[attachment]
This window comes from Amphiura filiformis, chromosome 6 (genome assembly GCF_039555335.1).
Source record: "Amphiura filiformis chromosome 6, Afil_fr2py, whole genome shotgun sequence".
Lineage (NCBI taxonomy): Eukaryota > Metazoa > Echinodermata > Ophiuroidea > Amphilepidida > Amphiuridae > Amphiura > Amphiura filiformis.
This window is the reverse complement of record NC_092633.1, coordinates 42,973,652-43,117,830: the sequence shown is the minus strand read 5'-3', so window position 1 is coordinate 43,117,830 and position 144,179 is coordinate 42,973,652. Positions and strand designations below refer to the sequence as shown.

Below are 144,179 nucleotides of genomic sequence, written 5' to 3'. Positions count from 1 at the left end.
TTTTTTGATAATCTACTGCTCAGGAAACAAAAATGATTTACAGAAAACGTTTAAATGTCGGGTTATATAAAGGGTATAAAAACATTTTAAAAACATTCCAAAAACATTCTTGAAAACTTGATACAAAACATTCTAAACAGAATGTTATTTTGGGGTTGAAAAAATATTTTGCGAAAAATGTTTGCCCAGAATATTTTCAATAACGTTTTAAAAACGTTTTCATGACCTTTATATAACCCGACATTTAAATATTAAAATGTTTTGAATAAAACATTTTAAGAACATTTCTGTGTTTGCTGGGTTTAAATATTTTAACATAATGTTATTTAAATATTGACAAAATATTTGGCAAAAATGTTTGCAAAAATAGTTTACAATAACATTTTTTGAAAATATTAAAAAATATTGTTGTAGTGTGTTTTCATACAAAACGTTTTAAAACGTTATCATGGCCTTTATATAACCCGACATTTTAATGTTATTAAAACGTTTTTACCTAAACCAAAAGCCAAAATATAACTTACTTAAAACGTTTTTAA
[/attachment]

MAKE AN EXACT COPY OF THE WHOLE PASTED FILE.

This window comes from Amphiura filiformis, chromosome 6 (genome assembly GCF_039555335.1).
Source record: "Amphiura filiformis chromosome 6, Afil_fr2py, whole genome shotgun sequence".
Lineage (NCBI taxonomy): Eukaryota > Metazoa > Echinodermata > Ophiuroidea > Amphilepidida > Amphiuridae > Amphiura > Amphiura filiformis.
This window is the reverse complement of record NC_092633.1, coordinates 42,973,652-43,117,830: the sequence shown is the minus strand read 5'-3', so window position 1 is coordinate 43,117,830 and position 144,179 is coordinate 42,973,652. Positions and strand designations below refer to the sequence as shown.

Below are 144,179 nucleotides of genomic sequence, written 5' to 3'. Positions count from 1 at the left end.
TTTTTTGATAATCTACTGCTCAGGAAACAAAAATGATTTACAGAAAACGTTTAAATGTCGGGTTATATAAAGGGTATAAAAACATTTTAAAAACATTCCAAAAACATTCTTGAAAACTTGATACAAAACATTCTAAACAGAATGTTATTTTGGGGTTGAAAAAATATTTTGCGAAAAATGTTTGCCCAGAATATTTTCAATAACGTTTTAAAAACGTTTTCATGACCTTTATATAACCCGACATTTAAATATTAAAATGTTTTGAATAAAACATTTTAAGAACATTTCTGTGTTTGCTGGGTTTAAATATTTTAACATAATGTTATTTAAATATTGACAAAATATTTGGCAAAAATGTTTGCAAAAATAGTTTACAATAACATTTTTTGAAAATATTAAAAAATATTGTTGTAGTGTGTTTTCATACAAAACGTTTTAAAACGTTATCATGGCCTTTATATAACCCGACATTTTAATGTTATTAAAACGTTTTTACCTAAACCAAAAGCCAAAATATAACTTACTTAAAACGTTTTTAA